As we all know, outdoor exercise is the way to go. Not only does it feel really good, a growing body of research now demonstrates a powerful link between outdoor experience and improved human health. The "green exercise" movement is really taking off. Given this tight interconnection between our bodies and the outdoors, the time has come to speculate about how it all works. For example, we may well imagine that the natural environment stimulates the production of powerful brain chemicals known as outdorphins. This, of course, is a play on the word endorphin, the famous opioid peptides, notable for the "runner's high" and other feel-good effects. I make this comparison only partly in jest; given the incredible subtlety and sophistication of the mind-body system, it would not be far-fetched to suppose the existence of a neuro-hormonal messenger that signaled contact with the natural world.
If such outdorphins did in fact exist, they would be sure to have long-lasting salutary and anabolic effects on the entire mind-body-spirit complex. They would boost cognition, mood, immune function, cardiovascular function, metabolic efficiency, digestion and growth. They would also have a neurotrophic effect, stimulating neurogenesis, synaptogenesis and brain plasticity.
Likewise, we might well speculate about the existence of indorphins. These substances, produced by the brain and body in indoor environments, would have their own particular effects on cognition, mental function and spirit. In small doses, they would sharpen our ability to focus on isolated, individual objects, especially abstract symbols. They would also enhance the function of the brain’s left hemisphere, promoting the development of analytical thought, logic and reason.
However, there’s a catch: indorphins are almost certainly poisonous in large doses. Sustained exposure will produce anxiety, depression and a marked inability to see relationships. Obviously, many people in the modern world suffering from chronic exposure to indorphins and are in need of treatment.
Just as we speculate about indorphins and outdorphins in the body, the time has come to speculate about the difference between indoor and outdoor cognition. Incredibly, this is largely unexplored territory; a quick Internet search returns only a handful of results. But how can this be? Given the incredible sophistication of the human organism and the massive influence of environment on our minds and bodies, it seems safe to assume that there would be a significant, even radical difference between “indoor thinking” and “outdoor thinking.”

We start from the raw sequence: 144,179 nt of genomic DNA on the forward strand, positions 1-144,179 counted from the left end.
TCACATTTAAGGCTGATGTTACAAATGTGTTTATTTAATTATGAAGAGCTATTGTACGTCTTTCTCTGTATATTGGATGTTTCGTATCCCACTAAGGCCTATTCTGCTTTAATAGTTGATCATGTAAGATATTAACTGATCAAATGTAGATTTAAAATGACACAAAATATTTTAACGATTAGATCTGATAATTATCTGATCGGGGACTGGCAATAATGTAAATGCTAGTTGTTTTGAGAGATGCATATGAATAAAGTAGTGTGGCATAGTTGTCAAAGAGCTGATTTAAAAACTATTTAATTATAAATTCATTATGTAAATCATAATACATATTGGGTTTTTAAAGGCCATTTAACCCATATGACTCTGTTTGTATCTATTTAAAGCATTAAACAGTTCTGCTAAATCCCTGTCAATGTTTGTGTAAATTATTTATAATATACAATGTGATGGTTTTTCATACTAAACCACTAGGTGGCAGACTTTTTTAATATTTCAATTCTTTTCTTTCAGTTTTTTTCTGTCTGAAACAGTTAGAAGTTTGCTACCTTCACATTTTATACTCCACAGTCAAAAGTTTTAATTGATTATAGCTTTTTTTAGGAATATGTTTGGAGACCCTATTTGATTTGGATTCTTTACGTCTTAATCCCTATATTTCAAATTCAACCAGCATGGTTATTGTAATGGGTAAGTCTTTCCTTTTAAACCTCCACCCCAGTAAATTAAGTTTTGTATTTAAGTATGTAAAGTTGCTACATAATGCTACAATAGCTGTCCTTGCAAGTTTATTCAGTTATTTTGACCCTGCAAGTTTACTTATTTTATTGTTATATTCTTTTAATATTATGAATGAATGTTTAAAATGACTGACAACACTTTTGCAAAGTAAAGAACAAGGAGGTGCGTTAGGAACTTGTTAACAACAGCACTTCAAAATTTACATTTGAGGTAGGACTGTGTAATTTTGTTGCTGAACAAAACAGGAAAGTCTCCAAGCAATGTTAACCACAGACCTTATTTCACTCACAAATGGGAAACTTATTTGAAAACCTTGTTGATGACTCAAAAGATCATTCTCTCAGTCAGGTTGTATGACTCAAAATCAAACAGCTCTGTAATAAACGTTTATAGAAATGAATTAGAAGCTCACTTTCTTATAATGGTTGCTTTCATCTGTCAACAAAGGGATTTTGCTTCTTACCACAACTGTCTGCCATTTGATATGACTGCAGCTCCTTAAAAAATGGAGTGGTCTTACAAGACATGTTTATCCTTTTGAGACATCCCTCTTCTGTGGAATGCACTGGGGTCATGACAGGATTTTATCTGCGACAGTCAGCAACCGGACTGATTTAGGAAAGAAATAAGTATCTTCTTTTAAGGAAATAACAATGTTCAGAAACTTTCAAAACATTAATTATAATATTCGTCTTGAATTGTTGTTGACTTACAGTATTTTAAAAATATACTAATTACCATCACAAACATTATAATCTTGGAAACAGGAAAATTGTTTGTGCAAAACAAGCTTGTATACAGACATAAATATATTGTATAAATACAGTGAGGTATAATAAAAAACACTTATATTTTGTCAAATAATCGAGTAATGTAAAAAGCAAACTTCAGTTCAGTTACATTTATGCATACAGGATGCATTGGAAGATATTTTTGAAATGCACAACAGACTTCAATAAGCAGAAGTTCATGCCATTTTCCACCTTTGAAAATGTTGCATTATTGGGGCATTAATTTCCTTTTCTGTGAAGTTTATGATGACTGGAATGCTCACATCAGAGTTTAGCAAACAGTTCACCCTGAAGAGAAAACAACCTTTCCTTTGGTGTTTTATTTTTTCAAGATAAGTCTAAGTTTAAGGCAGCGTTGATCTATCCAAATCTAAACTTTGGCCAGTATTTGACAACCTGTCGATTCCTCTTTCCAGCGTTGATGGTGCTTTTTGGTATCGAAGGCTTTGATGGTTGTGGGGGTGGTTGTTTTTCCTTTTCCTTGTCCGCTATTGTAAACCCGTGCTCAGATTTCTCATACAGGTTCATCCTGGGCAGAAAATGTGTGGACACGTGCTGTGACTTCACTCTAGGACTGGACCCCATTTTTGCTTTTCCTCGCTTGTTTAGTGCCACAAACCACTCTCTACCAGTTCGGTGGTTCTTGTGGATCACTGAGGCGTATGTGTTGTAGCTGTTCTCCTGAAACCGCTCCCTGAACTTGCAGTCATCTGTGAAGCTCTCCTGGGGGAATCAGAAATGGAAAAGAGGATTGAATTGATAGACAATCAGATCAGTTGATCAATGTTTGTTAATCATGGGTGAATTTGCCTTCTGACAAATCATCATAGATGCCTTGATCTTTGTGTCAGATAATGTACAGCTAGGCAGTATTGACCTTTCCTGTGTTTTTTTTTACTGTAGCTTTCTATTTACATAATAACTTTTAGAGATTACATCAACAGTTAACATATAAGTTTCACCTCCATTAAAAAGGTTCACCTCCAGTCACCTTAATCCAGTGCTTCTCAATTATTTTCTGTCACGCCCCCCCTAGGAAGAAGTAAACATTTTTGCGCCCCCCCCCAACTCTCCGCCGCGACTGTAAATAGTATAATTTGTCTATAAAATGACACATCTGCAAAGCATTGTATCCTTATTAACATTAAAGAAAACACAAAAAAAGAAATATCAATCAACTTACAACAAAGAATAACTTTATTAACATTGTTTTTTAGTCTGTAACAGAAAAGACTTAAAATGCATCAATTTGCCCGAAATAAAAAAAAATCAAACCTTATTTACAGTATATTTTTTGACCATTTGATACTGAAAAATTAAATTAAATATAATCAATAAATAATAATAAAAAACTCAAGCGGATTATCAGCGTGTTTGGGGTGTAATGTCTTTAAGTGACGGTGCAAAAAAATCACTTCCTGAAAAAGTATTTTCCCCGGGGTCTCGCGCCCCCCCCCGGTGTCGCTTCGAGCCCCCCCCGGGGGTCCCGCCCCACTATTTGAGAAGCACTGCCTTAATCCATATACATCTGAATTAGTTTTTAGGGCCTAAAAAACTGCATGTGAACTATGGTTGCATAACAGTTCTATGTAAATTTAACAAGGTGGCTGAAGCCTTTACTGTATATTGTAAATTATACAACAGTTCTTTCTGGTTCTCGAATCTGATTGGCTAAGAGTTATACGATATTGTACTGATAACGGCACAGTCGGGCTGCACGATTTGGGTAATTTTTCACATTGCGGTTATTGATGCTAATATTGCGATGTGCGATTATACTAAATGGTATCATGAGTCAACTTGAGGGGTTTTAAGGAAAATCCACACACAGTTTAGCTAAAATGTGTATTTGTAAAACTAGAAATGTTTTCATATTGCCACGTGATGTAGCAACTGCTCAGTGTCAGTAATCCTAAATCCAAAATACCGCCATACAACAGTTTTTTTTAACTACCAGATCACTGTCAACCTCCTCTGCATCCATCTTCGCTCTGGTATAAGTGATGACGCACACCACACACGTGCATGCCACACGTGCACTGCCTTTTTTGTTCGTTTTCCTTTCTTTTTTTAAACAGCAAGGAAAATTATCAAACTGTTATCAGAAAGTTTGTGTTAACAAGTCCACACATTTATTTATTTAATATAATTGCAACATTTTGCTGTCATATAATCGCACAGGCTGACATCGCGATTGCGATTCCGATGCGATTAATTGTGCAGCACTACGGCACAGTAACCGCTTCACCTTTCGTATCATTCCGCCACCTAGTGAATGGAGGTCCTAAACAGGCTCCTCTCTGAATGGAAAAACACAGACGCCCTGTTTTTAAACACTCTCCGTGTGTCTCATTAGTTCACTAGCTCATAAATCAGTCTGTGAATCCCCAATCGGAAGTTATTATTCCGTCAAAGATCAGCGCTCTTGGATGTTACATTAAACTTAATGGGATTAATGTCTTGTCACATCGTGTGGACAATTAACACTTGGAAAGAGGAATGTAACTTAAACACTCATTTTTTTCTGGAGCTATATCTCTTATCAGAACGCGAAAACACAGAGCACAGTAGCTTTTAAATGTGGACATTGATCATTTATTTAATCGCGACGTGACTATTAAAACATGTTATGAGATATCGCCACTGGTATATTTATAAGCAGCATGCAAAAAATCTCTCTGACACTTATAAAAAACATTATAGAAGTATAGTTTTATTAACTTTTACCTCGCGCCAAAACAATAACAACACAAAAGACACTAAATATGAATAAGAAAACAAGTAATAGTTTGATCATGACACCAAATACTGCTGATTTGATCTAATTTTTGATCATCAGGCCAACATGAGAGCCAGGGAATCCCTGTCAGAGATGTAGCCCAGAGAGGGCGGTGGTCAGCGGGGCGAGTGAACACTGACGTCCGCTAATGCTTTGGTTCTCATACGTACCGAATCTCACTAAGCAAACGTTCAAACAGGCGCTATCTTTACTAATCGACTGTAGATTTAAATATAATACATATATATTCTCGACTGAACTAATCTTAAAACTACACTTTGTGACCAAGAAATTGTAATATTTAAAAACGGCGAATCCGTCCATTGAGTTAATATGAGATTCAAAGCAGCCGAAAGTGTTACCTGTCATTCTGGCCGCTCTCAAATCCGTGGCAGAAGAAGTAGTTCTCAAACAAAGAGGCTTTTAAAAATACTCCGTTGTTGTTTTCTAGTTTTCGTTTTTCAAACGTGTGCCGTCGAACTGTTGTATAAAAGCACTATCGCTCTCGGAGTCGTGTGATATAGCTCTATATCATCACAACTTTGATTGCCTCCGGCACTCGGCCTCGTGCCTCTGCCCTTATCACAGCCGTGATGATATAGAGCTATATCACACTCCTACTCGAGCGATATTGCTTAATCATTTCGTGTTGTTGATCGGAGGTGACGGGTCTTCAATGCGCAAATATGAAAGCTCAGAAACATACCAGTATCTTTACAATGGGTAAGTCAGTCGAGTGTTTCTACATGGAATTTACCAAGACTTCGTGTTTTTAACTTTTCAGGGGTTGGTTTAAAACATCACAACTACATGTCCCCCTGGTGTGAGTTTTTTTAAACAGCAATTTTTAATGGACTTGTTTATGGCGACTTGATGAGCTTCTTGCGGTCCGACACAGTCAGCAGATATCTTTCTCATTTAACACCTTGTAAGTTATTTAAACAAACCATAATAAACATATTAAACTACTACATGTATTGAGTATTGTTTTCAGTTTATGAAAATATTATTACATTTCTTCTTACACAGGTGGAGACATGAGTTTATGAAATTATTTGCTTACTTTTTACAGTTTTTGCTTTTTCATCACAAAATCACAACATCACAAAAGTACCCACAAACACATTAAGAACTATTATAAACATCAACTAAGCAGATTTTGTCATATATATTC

After all, we know for certain that cognitive activity is far more than simply the processing done by the brain; the entire body is involved. And there can be no question that the body senses, behaves and responds differently when it’s outdoors. It would be truly bizarre if there wasn’t a difference in the form and content of our thoughts.
The most conspicuous difference between indoor and outdoor settings is our experience of vision. When we’re outdoors, the body naturally scans a wider range of territory. Our hunting and gathering instincts go into action and we make good use of our peripheral vision. While many people understand the basic facts of peripheral vision–its role in motion detection and low-light sensation–few appreciate how big a role it plays in our experience.
Survival in a mosaic grassland would have required a comprehensive, wide-angle visual scan. But things changed radically as we moved off the grassland into villages and cities; suddenly, our vision shifted from panorama to narrowrama and presumably, our cognition went along for the ride. Our visual-cognitive field narrowed still further with the invention of television and computers. Now, many of us are committed to a single-point visual focus through most of our waking hours. As we spend our days reading, scrolling, focusing and clicking, our peripheral vision becomes increasingly irrelevant and atrophied.
Indoor cognition is about depth, but outdoor cognition is about breadth. Indoor living allows us to specialize, but outdoor living opens up our experience and our minds to greater cognitive vistas. Can it be any wonder that humanity’s great move indoors, beginning some 10,000 years ago, resulted in a concentration of highly focused intelligence, resulting in the spectacular development of modern science and hyper-specialization?
At the same time, we are forced to wonder about our loss of panoramic vistas. As more and more people live their entire lives indoors, our sensitivity to context, environment and relationship declines, just when we need it most. And this, of course, is just one more reason to get out of the office, get out of the house, get out of the car, and go climb a mountain. We need to see the big picture while we still can.
Special thanks to Dawni Rae Shaw for the inspiration on this post!